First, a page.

200%: The idea of a collage is where the artwork is made from an assemblage of different forms, thus creating a new whole. Is that also your idea about collage? If yes, for what kind of new whole are you looking with the new images based on the artwork of 200%?
AG: For me it’s less about an objective and more about seeing how the work changes along the way, at least with the abstract pieces I do. I’m not looking for anything particularly but, instead, looking to the mechanics of the source images themselves (colour, tone, form, and counter form) as a way of defining the new image. In that respect, what I’m looking for is defined entirely by its source. Thus, you can’t really define collage as anything but “an assemblage of different forms […] creating a new whole”. The language just isn’t there yet. It doesn’t follow that to assemble something new means that you’re necessarily looking for something – that becomes the definition of objective, figurative collage, and that isn’t what I do. It’s not simply a “yes” or a “no” (or in this case an enforced “yes” as there definitively can’t be a “no” to the first question whilst still describing it as collage… yet, at least). The result I’m looking for is one that’s emotive and readable without being direct or objective, that isn’t reliant on a cultural trope of any kind to make it work. I don’t know if I’m quite there, but it’s always the goal.
200%: Are the images that you created related to the theme of 200%: a magazine that features passionate creative people who live life to the full for their art?
AG: If they are, they are in the broadest sense: I think any image made that defines itself as art and is created as an end unto itself (as these were) is related to the idea of living life to the fullest. As I’m not really sure what that means – living life to the fullest is such an objective thing – although I know that I try and live to my ideals in everything I do. Thus, in that respect, they are related to the theme.
Contemporary: Jacob Whibley, as he uses the absolute least amount to the greatest outcome, without resorting to figurative imagery. His work is that to which I aspire: completely abstract, apropos of nothing, yet totally true to the qualities of its sources and aware of the disconnect between the forms he creates and the ones that he’s using.
Matthew Partridge, for incorporating typography so eloquently into his work and with such a sense of humour, without sacrificing the strange otherworldliness that his collages have.
JP King, for his work ethic and his ability to make incredibly technical and well thought out pieces look effortless and naive. His work looks like it just fell on the page, and stuck. It’s that good.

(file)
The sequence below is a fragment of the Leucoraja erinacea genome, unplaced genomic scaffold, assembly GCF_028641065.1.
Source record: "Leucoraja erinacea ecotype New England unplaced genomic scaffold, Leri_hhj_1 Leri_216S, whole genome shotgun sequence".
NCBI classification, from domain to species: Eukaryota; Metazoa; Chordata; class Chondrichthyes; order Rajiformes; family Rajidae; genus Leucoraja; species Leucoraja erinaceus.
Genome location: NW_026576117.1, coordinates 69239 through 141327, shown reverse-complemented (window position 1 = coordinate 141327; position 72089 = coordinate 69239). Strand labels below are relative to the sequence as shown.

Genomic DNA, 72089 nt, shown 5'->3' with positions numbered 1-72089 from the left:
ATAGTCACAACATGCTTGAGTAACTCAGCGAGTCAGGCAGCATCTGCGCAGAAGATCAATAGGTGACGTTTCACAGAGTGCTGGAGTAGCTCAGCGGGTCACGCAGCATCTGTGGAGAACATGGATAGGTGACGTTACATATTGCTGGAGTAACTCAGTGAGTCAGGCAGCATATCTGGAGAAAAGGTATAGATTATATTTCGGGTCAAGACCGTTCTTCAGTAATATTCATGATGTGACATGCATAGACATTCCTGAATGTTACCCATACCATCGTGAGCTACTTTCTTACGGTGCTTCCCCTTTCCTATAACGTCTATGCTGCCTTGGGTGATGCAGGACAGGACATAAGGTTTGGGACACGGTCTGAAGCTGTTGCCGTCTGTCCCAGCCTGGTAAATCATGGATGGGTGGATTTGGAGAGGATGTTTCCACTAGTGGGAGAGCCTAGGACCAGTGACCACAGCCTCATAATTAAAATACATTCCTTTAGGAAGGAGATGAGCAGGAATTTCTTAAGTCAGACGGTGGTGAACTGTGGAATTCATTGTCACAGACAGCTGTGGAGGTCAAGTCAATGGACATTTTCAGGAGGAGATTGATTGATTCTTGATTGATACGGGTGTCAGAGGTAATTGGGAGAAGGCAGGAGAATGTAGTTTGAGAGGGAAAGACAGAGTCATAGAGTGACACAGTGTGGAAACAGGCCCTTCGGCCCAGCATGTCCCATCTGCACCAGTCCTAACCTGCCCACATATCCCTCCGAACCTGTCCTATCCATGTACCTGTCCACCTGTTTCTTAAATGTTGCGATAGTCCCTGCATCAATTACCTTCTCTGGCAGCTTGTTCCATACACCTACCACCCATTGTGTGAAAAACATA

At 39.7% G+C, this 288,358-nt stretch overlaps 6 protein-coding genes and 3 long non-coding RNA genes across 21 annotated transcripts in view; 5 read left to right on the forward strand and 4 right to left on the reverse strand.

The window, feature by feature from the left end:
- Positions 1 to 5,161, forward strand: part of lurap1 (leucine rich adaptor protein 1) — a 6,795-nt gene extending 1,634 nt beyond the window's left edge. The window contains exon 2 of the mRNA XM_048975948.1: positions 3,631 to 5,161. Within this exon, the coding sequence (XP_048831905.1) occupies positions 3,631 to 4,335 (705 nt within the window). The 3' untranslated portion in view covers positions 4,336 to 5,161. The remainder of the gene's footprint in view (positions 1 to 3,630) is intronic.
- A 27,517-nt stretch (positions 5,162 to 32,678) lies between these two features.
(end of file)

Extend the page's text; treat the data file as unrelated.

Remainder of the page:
Historically: Kurt Schwitters, because of course Kurt Schwitters: he managed to turn the crassest advertisements of his era into timeless and resonant pieces of art that were also politically conscious acts of protest. The kind of collage he made has never been made successfully in my lifetime, and always dates itself immediately. It might just be the language barrier, but to me it’s incredible (and incredibly inspiring) that his work remains as relevant today as it was when it was made.
Interview conducted by Thierry Somers; All images by Anthony Gerace. From top to below, image based on issue 2; image based on issue 1, and ‘Fig. 20’.
A moment of contemplation at the inaugural, well-attended, edition of the photography fair ‘Unseen’ in Amsterdam could be found at the stand of Flowers Gallery. The London-based gallery presented a mesmerizing series of serene nudes by the Israeli-born photographer Nadav Kander, which feature in his new book ‘Bodies. 6 Women. 1 Man’.
Over a period of 2,5 years, seven naked sitters were depicted by Kander in his studio, resulting in a body of work consisting of 30 pictures. Flowers exhibited three pictures of women whose bodies are painted white with dust that comes from marble sculptures and photographed on a black background. As the models are turned away from the camera or their faces are hidden by their arms, the attention is focused entirely on the shape of the body. Some of the bodies become beautifully abstract, like ‘Elizabeth with elbows hiding face’ where her body appears to become the shape of dough being kneaded for bread.
This picture makes one recall Lucian Freud’s famous painting of Sue Tilley. Kander admits that Freud subconsciously has been at the back of his mind. He admires how Freud painted humans and loves the painter’s brushstroke and how he succeeded to make human flesh come alive in his work.
Photographing the body as a sculptural form has been a subject that has occupied many photographers. ‘Earthly Bodies’ by Irving Penn is a collection of nudes where the American photographer captured bodies of curvaceous women with their faces not in the frame.